Mass Media and the Power of Televised Addiction

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Mass Media and the Power of Televised Addiction

by Emma Haylett

The average American youth watches 1,200 hours of television per year—that’s 300 more hours than they spend in school, if you’re wondering. It equates to 1200 minutes per day of time spent in front of a glowing screen, time that used to be spent—well, we don’t remember, do we? Television is everywhere we look, present in the lives of children and adults, teens, tweens, babies. And chances are, your knowledge base is far greater now, you’re more an expert on current events since you picked up The News Room, you know more about drugs than when you started watching Breaking Bad.

Well-produced television has the unique ability to accidentally educate us in ways other media can’t. By presenting to the audience an artistic depiction of an addict, we become instant experts. The problem is in identifying what is accurate and what is not. Below, we look at three popular addiction-based (or drug producing) television shows and their portrayal of the addict and their addiction. Caution: may contain spoilers if you’ve watched less than half the series.


This show, which aired from 2005 until 2012, told the story of Nancy Botwin, a widowed mother of three who began selling and producing marijuana in an attempt to maintain her ritzy lifestyle. Though she begins as a pot dealer, she eventually rises to high ranking member of an international drug cartel. Like many shows of this nature, Weeds explored the ground between protagonist and antagonist, allowing them to be one in the same.

While main character Nancy doesn’t smoke weed, other characters in the show are often seen smoking and, on occasion, doing cocaine. The portrayal of the effects of marijuana use is fairly accurate—smokers experience anxiety, hunger, red eyes, etc. Where the show struggles is in the portrayal of the drug dealing world, which varies greatly by drug, something Weeds fails to take into full consideration.

The show has also been criticized for perpetuating stereotypes—an unwed mother with a bad attitude who is also black, a Hispanic maid, an Indian man at the Quikeemart, a number of Jewish family members who fall into unfortunate stereotypical categories.

Shameless (the American version)

While other drugs are occasionally depicted in Shameless, the show focuses largely on the alcoholism of Frank, a negligent (at best) father. This year, the show enters its fourth season following the lives of the sixth Gallagher children who have learned to function in spite of their father. Unlike other shows that explore alcoholism, the central focus of Shameless is the effect of alcoholism on the family. Creators also were interested in the larger conversation about poverty and alcohol abuse, which the show explores.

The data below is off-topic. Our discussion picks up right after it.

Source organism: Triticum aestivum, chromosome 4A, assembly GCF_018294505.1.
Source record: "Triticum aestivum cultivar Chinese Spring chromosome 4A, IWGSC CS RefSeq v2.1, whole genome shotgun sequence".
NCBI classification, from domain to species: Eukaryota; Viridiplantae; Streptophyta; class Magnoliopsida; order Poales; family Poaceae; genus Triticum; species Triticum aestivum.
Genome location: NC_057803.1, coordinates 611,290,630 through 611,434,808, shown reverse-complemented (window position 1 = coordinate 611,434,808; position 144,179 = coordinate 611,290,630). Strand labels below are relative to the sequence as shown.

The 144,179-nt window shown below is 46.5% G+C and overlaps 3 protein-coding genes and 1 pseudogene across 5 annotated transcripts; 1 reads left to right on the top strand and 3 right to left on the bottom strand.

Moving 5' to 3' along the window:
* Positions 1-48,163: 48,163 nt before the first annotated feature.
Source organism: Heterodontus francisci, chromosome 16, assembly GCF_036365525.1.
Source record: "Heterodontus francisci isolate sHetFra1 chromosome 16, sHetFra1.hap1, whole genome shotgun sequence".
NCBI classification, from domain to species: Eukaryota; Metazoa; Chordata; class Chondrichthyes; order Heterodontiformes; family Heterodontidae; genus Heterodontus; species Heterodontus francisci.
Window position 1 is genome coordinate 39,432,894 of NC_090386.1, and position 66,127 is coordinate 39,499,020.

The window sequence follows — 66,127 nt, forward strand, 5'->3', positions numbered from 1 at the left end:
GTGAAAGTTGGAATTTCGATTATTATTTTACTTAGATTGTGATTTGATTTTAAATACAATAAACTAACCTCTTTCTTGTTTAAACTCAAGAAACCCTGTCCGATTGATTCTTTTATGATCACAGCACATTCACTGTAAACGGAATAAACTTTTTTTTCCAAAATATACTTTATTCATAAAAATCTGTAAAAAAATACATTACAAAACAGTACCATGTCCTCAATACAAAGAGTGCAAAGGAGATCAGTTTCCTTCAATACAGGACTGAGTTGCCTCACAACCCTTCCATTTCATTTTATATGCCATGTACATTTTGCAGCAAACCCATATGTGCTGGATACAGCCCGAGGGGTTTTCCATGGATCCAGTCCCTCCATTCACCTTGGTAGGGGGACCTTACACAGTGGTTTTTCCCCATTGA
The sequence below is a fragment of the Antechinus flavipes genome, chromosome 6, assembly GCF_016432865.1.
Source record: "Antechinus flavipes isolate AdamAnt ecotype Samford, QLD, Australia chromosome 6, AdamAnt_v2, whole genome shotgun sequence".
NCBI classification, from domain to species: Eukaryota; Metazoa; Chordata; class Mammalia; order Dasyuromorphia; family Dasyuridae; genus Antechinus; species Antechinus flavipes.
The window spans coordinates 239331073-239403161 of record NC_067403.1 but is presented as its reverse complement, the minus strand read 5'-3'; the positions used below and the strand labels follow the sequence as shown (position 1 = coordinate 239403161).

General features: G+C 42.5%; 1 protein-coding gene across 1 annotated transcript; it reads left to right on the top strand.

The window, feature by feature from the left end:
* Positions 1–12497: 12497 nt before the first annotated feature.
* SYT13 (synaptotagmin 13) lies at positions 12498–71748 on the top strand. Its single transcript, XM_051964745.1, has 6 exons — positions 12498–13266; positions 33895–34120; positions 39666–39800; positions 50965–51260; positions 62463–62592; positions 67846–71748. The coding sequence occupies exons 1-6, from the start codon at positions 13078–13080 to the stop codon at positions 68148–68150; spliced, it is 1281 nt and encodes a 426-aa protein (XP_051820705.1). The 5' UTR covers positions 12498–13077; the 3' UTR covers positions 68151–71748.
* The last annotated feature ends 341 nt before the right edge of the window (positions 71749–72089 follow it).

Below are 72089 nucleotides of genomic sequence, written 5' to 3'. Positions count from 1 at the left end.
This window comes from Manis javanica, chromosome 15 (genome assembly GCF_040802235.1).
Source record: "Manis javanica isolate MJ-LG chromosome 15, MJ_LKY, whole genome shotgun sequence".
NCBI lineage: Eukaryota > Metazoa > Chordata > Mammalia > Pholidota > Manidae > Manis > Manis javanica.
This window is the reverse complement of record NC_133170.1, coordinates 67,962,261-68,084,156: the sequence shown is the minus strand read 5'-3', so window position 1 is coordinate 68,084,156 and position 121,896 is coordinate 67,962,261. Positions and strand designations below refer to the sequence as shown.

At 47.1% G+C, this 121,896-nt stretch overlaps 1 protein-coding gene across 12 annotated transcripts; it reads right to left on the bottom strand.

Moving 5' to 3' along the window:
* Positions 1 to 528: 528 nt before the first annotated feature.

The show is at times a bit outlandish, Frank’s behavior is fairly accurate for that of an alcoholic. He is moody, irresponsible with money, and manipulative. He’s quick to sell out his own children for personal gain, and seeks relationships that are extremely one-sided. Frank’s family is often disappointed by his behavior, but learns to stop making excuses for him. Perhaps most heartbreaking are the scenes with his youngest daughter, who defends her father throughout his alcoholism and is continually let down, despite her eternal optimism. Frank’s fleeting sobriety is also accurate of many addicts—minor attempts completed for short term rewards.

Breaking Bad

In its final season, AMC’s Breaking Bad tackles what is perhaps the darkest world of all—the use, abuse, and production of methamphetamine in what appears to be a nice (read: safe) urban setting. The premise of the show is simple—a chemistry teacher gets cancer and, in an attempt to provide for his family, begins secretly producing meth so that he can afford treatment and leave a little extra cash. We learn early on that it is not that simple, of course.

While the show could be criticized for the need to create such an elaborate scenario in order to show middle-upper class white people using or making drugs, it does fairly represent the depths of meth addiction and the potentially corrupt nature of money and power.

We see poverty stricken addicts living in squalor who fail to care for infants, domestic abuse, and a variety of addiction-related deaths, ranging from murder to overdose. Breaking Bad creates a dangerous (by realistic) world in which nothing (minus the striking blue meth) is beautiful. Characters struggle internally and externally to get clean, to get power, to get out.

Television is a powerful tool, and by accurately portraying the darker side of drug and alcohol abuse, we broaden the knowledge base of people who may not otherwise access information. There is a certain obligation then to be truthful and accurate, while still manufacturing the drama these programs are famous for. When a well-produced program can change perceptions, it is worth celebrating—if for no other reason than it helps us feel less alone.

believes in books that make you want to eat the pages. When she’s not at graduate school or serving as a Certified Prevention Specialist Intern, you can find her advocating for innovative drug and alcohol treatment across the United States.

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